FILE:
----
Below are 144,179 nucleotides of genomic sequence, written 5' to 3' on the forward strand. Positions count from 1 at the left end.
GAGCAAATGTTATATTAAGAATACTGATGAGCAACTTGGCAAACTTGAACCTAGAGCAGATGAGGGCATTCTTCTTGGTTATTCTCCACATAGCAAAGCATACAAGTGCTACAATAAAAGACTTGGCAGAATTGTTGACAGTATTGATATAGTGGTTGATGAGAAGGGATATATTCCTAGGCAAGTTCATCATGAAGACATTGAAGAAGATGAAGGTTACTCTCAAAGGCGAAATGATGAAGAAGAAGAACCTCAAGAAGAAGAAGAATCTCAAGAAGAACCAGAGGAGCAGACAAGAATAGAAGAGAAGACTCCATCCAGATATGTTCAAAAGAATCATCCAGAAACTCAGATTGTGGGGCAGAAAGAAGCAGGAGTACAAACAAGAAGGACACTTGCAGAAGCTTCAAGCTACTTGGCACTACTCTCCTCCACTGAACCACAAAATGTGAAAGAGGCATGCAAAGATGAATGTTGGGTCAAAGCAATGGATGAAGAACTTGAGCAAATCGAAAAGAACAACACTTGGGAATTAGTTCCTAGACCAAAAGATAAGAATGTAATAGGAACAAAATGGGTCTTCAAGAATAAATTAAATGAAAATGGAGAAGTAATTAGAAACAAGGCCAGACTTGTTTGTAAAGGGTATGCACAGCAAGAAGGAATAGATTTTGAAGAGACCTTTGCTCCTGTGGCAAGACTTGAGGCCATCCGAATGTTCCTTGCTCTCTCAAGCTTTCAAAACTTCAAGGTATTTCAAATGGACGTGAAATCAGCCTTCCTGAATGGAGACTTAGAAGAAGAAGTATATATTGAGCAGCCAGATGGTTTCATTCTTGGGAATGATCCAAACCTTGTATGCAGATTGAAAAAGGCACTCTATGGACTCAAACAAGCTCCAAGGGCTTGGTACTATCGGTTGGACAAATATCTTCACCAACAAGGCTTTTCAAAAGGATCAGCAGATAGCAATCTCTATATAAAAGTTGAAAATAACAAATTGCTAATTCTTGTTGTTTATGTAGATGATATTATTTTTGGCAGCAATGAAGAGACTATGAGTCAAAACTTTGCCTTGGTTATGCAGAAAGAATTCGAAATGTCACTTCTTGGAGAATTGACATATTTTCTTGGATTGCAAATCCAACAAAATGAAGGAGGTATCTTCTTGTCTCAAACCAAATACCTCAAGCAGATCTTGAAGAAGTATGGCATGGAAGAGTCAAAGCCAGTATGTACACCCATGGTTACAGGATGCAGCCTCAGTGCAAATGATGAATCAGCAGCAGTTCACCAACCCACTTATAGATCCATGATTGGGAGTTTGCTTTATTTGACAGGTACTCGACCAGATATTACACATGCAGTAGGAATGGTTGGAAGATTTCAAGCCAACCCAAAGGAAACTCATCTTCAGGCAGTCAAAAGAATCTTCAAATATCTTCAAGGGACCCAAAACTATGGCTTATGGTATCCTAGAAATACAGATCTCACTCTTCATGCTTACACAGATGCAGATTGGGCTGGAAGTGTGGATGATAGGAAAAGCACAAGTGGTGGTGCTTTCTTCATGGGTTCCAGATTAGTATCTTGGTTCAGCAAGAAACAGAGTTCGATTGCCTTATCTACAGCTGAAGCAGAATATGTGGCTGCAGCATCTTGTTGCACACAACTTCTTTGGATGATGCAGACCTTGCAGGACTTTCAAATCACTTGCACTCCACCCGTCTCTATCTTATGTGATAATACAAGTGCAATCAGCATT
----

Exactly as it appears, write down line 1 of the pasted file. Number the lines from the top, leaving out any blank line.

Below are 144,179 nucleotides of genomic sequence, written 5' to 3' on the forward strand. Positions count from 1 at the left end.